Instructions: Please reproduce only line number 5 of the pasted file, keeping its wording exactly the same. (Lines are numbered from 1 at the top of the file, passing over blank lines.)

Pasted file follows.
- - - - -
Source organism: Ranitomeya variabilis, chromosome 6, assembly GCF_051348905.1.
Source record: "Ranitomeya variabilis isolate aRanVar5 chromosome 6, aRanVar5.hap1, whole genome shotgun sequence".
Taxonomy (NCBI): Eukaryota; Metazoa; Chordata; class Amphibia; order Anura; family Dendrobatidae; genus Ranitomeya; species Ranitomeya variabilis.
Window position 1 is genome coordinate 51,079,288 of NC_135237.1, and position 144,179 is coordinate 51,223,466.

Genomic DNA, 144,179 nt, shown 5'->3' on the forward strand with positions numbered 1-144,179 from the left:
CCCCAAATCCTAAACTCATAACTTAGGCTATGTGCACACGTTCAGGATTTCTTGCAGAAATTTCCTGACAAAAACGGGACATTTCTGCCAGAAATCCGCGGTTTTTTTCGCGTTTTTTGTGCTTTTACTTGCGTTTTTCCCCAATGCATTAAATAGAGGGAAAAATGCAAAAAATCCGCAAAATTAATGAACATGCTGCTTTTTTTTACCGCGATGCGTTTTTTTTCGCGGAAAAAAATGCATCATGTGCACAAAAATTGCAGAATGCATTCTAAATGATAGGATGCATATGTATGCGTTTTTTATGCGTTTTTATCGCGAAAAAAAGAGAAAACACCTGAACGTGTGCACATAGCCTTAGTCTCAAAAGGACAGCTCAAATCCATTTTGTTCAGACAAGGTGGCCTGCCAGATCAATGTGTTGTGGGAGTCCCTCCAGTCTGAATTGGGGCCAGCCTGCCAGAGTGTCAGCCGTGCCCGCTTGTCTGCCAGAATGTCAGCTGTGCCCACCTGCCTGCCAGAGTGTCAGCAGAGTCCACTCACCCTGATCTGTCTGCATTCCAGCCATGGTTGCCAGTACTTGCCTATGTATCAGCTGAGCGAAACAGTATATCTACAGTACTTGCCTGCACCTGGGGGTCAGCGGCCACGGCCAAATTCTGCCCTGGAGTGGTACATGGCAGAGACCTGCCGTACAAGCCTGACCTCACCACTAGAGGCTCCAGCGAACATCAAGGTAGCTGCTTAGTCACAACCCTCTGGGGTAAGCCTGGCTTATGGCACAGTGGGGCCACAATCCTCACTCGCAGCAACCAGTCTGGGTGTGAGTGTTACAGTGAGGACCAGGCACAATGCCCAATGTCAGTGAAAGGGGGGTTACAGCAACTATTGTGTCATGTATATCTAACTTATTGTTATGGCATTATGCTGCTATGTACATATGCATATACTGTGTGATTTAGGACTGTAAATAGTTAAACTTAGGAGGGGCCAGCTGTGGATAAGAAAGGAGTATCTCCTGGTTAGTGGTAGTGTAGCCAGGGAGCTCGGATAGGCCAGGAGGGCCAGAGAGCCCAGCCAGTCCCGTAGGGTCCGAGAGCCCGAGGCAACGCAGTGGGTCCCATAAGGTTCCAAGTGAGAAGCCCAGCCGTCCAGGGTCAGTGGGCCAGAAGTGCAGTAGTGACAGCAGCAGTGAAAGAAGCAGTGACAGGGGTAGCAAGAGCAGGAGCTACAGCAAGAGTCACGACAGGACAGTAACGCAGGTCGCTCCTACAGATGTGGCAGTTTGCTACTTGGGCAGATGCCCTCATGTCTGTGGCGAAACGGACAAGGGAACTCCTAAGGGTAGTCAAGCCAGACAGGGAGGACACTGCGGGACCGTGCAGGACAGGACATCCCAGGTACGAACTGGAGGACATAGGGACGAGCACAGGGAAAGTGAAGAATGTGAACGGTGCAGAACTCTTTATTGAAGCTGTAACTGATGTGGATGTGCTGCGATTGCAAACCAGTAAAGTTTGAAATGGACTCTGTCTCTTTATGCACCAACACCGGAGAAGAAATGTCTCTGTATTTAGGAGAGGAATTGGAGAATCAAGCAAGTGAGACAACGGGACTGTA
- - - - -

Genomic DNA, 144,179 nt, shown 5'->3' on the forward strand with positions numbered 1-144,179 from the left: